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Old 10-25-2008, 05:02 AM
"Javier Vasquez"
 
Default Partitioning Scheme

Hi,

I'm about to install a new Debian system. Previously what I've done
is to create 3 partitions (/, /boot, swap), but now that I have the
oporttunity, I'd like to do things differently. I was reading the
Debian reference guide (the security part), and also openBsd
partitioning schemes, and they both agree that having specific storage
areas in different isolated sections (partitions in this case), would
help a lot for security reasons, so that for example a section won't
grow beyond its limits (inhibiting other pieces of the system to
operate correctly), and also some speed reasons are argued as well,
...

Well, The following scheme is proposed (from what I read btoh from
openBsd and Debian reference guide):

Partition Suggested Size (openBsd)

/ 150 M
/usr 6 G
/var 80 M
/tmp 120 M
/home 4 G
/boot
/opt

/usr/local
/usr/src 4 G <= Source compilation oriented.
/var/log 150 M
/var/tmp 1 G
/var/www
/var/mail

/var/spool/mail
/var/cache/apt

However I'm not sure about those numbers, and besides there's no clear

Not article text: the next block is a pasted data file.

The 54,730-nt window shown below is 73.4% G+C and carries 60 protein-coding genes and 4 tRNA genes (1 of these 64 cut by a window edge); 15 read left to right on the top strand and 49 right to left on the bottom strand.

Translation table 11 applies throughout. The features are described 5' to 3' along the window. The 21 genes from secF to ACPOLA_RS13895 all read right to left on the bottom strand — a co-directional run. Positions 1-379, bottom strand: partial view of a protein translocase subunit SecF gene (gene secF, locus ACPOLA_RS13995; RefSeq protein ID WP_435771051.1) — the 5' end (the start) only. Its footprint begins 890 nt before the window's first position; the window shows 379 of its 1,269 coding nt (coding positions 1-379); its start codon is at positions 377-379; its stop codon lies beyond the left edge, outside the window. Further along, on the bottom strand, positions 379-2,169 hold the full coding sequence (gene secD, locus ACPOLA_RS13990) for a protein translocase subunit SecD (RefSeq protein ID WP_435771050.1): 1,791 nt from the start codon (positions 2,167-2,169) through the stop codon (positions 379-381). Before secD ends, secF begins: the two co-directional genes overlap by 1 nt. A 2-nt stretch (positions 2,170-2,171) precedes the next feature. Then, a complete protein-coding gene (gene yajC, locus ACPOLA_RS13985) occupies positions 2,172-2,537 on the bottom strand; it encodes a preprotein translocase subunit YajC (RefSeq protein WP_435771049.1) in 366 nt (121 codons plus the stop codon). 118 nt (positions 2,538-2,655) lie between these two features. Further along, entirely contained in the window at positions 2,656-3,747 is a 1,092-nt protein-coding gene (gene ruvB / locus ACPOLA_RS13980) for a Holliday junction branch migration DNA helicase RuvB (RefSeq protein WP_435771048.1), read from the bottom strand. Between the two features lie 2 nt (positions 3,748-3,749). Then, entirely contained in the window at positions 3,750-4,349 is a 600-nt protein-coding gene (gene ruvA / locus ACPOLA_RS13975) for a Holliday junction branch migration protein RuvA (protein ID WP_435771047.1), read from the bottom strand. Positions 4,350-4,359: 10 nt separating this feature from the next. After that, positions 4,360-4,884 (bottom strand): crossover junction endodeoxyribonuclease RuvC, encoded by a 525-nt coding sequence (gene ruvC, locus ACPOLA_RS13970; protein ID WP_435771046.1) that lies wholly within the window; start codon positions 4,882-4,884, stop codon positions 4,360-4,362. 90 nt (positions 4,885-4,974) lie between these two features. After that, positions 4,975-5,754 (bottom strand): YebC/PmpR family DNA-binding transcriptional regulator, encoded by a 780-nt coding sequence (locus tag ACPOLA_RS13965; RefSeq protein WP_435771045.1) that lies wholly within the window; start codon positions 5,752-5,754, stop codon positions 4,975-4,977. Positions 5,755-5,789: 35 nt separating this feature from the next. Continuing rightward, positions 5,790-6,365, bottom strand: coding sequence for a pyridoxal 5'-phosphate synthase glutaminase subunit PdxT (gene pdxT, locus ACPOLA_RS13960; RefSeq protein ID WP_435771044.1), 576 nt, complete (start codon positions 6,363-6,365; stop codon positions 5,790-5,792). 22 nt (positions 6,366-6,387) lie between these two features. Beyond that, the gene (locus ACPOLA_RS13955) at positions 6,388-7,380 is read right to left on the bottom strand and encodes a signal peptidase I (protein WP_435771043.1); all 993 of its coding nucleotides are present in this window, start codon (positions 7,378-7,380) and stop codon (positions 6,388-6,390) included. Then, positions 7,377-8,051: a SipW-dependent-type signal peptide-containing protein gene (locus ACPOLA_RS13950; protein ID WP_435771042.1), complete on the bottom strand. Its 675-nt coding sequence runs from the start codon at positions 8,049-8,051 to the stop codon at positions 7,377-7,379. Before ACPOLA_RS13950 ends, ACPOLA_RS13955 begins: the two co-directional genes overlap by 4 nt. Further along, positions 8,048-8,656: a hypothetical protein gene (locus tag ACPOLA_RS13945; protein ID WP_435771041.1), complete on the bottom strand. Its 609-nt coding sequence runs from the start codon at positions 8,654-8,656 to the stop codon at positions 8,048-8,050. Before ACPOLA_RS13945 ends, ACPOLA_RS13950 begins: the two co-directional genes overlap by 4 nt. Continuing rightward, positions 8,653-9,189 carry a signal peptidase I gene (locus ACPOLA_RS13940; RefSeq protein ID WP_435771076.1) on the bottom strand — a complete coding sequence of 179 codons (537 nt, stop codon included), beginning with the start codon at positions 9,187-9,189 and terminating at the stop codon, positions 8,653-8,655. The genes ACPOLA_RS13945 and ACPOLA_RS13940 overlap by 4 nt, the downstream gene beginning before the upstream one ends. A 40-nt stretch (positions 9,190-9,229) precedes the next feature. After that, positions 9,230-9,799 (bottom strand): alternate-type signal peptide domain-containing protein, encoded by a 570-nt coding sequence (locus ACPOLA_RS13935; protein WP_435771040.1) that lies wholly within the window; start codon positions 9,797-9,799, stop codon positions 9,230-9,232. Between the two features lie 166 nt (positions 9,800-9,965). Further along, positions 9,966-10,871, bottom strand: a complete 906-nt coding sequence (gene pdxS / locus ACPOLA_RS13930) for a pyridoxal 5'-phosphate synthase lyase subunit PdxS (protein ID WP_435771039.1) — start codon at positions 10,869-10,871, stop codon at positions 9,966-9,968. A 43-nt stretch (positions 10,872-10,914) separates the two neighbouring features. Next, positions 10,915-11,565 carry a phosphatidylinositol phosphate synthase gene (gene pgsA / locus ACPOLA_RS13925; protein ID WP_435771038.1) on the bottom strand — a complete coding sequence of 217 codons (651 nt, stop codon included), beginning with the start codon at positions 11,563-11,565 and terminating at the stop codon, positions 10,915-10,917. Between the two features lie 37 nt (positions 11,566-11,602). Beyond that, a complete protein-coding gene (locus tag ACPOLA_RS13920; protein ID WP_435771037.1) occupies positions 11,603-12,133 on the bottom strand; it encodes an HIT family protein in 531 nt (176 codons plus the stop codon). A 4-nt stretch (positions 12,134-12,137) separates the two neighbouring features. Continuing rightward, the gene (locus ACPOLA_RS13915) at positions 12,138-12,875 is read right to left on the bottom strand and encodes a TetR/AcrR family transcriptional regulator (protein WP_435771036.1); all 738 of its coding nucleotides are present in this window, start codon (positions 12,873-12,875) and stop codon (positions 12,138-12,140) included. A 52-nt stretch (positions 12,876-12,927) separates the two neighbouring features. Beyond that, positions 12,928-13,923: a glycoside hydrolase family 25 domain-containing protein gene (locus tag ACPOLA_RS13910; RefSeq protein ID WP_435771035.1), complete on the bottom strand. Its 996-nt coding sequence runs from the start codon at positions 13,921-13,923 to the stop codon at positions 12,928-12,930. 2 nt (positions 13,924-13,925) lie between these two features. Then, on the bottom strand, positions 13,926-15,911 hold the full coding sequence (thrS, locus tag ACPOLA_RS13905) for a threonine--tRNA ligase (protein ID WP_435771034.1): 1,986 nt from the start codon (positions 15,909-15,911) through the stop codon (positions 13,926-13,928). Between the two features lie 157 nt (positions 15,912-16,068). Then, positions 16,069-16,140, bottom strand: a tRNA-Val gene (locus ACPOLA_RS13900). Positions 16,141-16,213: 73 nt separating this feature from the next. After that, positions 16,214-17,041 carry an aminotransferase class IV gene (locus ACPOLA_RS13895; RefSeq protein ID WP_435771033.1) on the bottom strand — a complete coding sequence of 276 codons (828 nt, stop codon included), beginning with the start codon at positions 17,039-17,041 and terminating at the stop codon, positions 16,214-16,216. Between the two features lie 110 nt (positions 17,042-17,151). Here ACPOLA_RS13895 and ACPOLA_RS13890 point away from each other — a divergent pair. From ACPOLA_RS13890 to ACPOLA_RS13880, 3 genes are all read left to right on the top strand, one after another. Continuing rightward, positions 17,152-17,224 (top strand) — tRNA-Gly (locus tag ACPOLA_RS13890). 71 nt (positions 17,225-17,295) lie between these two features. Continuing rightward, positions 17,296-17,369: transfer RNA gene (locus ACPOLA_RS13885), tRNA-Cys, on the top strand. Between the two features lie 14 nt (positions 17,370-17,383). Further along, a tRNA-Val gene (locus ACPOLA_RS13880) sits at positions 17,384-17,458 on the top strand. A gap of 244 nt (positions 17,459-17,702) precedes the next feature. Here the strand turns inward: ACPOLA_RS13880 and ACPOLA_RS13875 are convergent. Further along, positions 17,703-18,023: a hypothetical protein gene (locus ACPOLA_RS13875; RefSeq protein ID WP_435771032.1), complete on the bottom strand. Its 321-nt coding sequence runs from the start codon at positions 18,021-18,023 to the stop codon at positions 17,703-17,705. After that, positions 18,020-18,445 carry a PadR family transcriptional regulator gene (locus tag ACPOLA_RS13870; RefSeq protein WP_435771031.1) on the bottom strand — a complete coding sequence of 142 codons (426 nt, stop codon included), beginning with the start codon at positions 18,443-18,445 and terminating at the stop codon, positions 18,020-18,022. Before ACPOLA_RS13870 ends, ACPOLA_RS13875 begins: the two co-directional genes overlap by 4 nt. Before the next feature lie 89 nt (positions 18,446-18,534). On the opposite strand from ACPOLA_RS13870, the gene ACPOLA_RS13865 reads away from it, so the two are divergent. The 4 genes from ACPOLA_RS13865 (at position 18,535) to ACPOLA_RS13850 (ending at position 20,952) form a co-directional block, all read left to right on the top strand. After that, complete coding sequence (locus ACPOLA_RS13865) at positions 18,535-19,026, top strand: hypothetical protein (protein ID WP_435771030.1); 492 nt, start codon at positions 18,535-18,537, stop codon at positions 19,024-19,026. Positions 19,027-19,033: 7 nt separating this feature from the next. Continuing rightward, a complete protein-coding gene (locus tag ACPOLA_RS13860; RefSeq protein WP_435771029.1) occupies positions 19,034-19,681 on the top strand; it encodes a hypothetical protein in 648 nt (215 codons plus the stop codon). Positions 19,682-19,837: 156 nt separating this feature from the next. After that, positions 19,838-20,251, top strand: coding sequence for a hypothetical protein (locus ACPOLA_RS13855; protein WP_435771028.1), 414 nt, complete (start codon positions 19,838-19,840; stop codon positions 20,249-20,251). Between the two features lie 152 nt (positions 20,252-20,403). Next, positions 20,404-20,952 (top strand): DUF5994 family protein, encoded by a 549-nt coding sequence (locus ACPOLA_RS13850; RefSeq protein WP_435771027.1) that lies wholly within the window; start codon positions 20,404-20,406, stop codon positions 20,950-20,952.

size for ALL targets. Is there some other documentation around with
sizes suggestions? I understand this, like anything else is, "well,
it depends"... My intention is to install a web/mail/printer/...
server, multiuser, and I also want users to still be able to keep
multimedia at their homes, and I want a secure scheme as possible as
well, etc. I count with a 180 G...

Any suggestions, specially to fill in the sizes, would be helpful.
Notice my previous approaches would consist on a 500M /boot, a 1G swap
(the box has 512M ram), and ~6.5G /, but I want to change that,

Thanks,

--
Javier


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Old 10-25-2008, 07:20 AM
Andrei Popescu
 
Default Partitioning Scheme

On Fri,24.Oct.08, 23:02:51, Javier Vasquez wrote:

> Well, The following scheme is proposed (from what I read btoh from
> openBsd and Debian reference guide):
>
> Partition Suggested Size (openBsd)
>
> / 150 M
> /usr 6 G
> /var 80 M

That's waaay to small!

> Any suggestions, specially to fill in the sizes, would be helpful.